Let me guess: It looks a lot like this:
That would be what the "i" in 480i means. Interlaced. It essentially displays two separate images, alternating line by line. It's a method to reduce the amount of bandwidth required to display motion video, and since most CRT/non-SD TV's are tuned to actually display this way, it worked for a long time and nobody really noticed it. Now that we have LCD's and HDTV's, the method for displaying images on a screen have changed. Instead of alternating each line, the entire screen is updated on every frame of video, which means that you'll be seeing those "half-images" and flickering from sources not designed to be displayed "progressively" (the "p" in 480p). Most modern HDTV's have what's known as a "comb filter" to combine the half-images over time and increase picture quality (and usually perform some image processing to clean it up), but cheaper sets still tend to not include this (mostly-standard) feature.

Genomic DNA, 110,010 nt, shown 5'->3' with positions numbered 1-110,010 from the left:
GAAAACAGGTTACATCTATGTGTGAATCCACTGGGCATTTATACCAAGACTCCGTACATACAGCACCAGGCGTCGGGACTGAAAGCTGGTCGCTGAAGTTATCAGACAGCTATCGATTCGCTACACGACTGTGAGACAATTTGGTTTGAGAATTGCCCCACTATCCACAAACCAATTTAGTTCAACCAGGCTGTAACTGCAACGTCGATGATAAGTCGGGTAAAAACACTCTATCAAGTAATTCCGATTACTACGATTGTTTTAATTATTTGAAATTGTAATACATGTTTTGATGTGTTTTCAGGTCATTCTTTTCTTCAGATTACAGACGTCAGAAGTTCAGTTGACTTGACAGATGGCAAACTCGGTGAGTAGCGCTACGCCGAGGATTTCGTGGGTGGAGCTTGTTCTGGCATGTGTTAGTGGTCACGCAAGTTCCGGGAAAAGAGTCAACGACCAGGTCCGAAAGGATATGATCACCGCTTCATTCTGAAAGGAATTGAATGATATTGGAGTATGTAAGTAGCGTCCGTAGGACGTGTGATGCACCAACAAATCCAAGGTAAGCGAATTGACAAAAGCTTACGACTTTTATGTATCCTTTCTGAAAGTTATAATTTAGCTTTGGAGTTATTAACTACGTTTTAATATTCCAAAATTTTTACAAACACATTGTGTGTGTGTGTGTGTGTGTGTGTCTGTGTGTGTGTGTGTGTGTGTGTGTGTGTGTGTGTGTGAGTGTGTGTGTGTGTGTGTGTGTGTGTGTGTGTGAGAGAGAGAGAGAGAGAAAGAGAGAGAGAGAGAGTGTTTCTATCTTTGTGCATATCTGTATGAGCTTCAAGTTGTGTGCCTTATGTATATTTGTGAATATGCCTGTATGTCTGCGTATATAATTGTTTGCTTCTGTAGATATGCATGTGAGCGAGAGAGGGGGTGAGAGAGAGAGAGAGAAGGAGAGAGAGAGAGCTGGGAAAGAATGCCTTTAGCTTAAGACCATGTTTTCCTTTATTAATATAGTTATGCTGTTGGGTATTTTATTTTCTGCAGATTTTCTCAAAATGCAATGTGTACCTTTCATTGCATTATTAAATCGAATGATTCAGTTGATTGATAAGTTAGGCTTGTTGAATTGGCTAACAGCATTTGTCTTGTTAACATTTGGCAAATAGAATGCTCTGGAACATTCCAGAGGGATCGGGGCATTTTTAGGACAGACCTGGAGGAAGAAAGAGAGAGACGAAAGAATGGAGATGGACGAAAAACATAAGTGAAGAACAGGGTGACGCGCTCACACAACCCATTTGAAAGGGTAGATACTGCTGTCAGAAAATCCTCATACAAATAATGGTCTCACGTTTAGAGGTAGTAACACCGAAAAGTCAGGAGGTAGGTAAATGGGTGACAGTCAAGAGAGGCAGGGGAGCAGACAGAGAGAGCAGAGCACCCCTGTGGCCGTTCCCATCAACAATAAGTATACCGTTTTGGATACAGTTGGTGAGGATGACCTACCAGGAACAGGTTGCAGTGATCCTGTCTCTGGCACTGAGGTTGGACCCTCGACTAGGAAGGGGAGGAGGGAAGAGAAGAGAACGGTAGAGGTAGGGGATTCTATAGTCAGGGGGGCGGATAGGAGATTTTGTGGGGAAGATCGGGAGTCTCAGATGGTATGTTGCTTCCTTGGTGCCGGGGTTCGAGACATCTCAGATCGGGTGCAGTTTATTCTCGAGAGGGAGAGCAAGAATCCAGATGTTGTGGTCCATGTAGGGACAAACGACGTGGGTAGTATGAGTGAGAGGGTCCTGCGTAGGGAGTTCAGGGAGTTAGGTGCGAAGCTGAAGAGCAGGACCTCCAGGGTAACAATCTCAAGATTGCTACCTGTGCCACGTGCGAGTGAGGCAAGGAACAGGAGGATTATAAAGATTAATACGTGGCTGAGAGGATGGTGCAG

The PS2 is capable of outputting 480p (and I believe in some games higher), but only with games that support it - Otherwise, it will default to 480i and you'll continue to get that ghosted image. There isn't any way around that.
Sort of, only the two were just one or two pixels apart, it's there even when the image isn't moving.